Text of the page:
Nation-states started to grow, with the settling of colonies in full swing.  People started dressing more uniquely to show off their national pride.
     
    The religious conflicts had also become a way of life.  Dress became a way to signify what religion someone was.  For example, a Protestant might dress more soberly than a Catholic.
     
    The Scientific Revolution led to many uncertainties about the world.  Fashion became more outlandish as people tried to deal with the new perception of the universe.
     
  • 23. 1700's - Enlightenment
    •  The Enlightenment was an international and cosmopolitan movement that was strongly influenced by the French. This included fashion styles, as both ladies and men began to dress "comme les Français".
    • 24.  People believed that women were natural mothers. This kept them in their traditional clothes with long skirts and sleeves.
    • 25. Children began to be considered children, and started wearing clothes that were more comfortable and more appropriate to their age.
     
  • 26. 1800's - Industrial Revolution
    • New inventions caused a boom in the textile industry. Cotton became cheaper, so poorer people could buy it. Cotton became the material of choice for most clothes.
    • 27. The development of factories meant a new working environment. Workers had to adapt their clothes for the new, physically intensive work.
    • 28.  New products were soon developed and white collar jobs came with them. For white collar workers, fancy clothes became impractical.
     
     
  • 29. 1900's - The Modern Era
    • With the rise of the flappers and the Women's Liberation Movement, women wanted to be equal to men. They cut off their skirts, shocking the older generation.
     
    • On the home front of World War II, clothing used less material, because most material went to the war effort.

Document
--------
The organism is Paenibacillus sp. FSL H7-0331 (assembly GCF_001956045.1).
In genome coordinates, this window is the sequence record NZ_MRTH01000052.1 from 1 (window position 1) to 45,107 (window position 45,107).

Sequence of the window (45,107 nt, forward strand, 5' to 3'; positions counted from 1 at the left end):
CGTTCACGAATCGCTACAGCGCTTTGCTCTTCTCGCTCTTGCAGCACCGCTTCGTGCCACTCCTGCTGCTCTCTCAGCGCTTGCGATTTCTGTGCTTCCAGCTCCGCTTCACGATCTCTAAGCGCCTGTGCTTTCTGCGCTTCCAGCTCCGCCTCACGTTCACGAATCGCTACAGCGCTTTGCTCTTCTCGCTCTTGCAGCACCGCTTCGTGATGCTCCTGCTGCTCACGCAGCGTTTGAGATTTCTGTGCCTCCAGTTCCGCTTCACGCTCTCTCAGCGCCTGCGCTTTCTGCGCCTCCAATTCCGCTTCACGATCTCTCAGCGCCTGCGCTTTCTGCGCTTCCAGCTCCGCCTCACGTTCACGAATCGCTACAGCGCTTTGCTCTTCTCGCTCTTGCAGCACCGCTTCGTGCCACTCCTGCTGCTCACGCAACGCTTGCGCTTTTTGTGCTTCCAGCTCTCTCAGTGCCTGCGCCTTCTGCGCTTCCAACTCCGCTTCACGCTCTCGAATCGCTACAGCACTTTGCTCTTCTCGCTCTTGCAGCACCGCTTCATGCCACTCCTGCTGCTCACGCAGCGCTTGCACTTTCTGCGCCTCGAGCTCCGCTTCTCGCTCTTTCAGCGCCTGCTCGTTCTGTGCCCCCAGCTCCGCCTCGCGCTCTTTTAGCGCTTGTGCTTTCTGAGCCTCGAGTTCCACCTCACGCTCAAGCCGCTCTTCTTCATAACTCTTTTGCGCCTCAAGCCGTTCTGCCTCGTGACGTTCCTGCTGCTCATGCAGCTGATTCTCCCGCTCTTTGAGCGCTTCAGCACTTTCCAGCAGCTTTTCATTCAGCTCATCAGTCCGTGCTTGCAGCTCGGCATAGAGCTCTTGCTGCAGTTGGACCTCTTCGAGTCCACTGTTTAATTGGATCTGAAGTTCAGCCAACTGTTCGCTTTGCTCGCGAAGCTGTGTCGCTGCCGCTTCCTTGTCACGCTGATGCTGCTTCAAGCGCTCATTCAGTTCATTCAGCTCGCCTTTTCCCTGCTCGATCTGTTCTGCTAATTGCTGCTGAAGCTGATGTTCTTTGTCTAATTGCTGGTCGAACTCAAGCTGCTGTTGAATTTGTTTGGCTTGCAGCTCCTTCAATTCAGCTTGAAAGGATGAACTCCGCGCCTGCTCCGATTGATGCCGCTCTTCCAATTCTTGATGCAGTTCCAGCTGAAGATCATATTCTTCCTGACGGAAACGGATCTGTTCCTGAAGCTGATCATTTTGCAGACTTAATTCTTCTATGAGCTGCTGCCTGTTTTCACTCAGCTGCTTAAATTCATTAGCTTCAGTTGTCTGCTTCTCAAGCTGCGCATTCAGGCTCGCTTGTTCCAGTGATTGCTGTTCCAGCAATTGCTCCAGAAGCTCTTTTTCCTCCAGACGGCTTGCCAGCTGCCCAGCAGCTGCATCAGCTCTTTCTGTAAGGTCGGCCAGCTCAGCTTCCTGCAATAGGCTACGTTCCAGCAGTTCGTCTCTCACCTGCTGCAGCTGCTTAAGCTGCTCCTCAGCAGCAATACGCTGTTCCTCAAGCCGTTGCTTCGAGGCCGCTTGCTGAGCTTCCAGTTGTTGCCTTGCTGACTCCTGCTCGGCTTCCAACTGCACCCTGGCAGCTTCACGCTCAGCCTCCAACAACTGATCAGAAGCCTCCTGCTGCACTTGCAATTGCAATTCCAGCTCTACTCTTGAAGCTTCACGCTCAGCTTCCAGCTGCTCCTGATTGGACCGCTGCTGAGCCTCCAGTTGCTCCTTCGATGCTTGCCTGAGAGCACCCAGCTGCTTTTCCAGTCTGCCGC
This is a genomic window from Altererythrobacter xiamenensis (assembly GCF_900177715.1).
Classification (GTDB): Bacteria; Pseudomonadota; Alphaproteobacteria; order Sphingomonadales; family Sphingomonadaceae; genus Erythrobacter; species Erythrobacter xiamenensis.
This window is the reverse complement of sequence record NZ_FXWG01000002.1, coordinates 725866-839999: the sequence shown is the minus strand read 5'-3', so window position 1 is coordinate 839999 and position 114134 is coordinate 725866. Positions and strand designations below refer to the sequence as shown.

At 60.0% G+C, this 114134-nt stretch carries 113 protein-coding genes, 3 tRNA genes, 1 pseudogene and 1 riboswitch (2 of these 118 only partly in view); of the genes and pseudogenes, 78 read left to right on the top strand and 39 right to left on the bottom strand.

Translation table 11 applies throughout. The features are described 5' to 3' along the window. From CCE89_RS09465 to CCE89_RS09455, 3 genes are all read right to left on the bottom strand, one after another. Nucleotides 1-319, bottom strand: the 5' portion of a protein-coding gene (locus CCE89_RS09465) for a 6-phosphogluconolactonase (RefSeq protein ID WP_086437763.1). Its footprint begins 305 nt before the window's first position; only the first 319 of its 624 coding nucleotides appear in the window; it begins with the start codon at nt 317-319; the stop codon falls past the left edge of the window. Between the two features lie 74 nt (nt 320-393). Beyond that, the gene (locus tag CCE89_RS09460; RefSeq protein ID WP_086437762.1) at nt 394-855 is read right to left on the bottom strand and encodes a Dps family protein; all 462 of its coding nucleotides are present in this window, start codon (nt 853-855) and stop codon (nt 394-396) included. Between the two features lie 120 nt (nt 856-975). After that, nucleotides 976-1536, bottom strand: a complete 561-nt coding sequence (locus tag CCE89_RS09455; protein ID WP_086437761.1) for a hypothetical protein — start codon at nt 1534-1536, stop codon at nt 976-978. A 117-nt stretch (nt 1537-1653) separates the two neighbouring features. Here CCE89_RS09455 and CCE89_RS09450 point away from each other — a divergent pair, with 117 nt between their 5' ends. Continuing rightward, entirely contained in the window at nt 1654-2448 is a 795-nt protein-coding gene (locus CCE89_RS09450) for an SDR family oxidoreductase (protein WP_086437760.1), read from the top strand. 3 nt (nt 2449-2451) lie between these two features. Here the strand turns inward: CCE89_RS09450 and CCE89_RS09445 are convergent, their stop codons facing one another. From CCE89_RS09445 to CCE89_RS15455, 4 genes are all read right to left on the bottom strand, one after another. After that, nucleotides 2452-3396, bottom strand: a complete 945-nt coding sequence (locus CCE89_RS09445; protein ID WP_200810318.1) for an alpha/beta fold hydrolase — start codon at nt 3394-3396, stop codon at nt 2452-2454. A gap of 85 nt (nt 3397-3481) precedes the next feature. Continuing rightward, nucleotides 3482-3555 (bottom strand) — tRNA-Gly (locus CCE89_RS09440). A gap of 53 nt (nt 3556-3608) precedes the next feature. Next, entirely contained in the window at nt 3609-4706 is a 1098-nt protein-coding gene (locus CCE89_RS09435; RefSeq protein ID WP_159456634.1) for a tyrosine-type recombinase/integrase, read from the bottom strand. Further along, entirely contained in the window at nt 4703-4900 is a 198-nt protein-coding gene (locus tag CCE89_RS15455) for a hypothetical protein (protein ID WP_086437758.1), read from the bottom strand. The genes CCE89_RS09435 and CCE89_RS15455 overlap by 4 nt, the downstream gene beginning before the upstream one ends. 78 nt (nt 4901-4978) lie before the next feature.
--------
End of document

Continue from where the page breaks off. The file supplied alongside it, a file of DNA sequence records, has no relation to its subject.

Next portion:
• The 1960's saw the advent of "peace, love, and happiness", which shaped fashion with the introduction of hippies and their psychedelic vibes, man.
     
     
  • 30. Educational Changes Throughout European History
     
    By: Carly Hoilman and Mikenzie F.
  • 31. Renaissance
    • Humanist schools emerged all over Europe.
     
    • Main goal:to produce "complete citizens" well-versed in secular subjects.
     
    • VittorinodaFeltre founded the most famous humanist school.
  • Reformation
    • Education in the Reformation opened to a wider crowd of people, as Protestantism depended on Bible-reading followers.
     
    •  Increase in literacy rates as a result. 
     
    • Secondary schools for humanism opened up and schools for religious instruction were established in Germany, following Melancthon's example.
  • Scientific Revolution
    • The Scientific Revolution brought about a new logical way of thinking based on observation and experimentation.
     
    • Christian views of the Reformation were challenged as Copernicus's heliocentric theory opposed Ptolemy's geocentric theory and finite universe.
     
    • Scientific societies emerged as ways to organize research, but became government-promoted ways to better the state.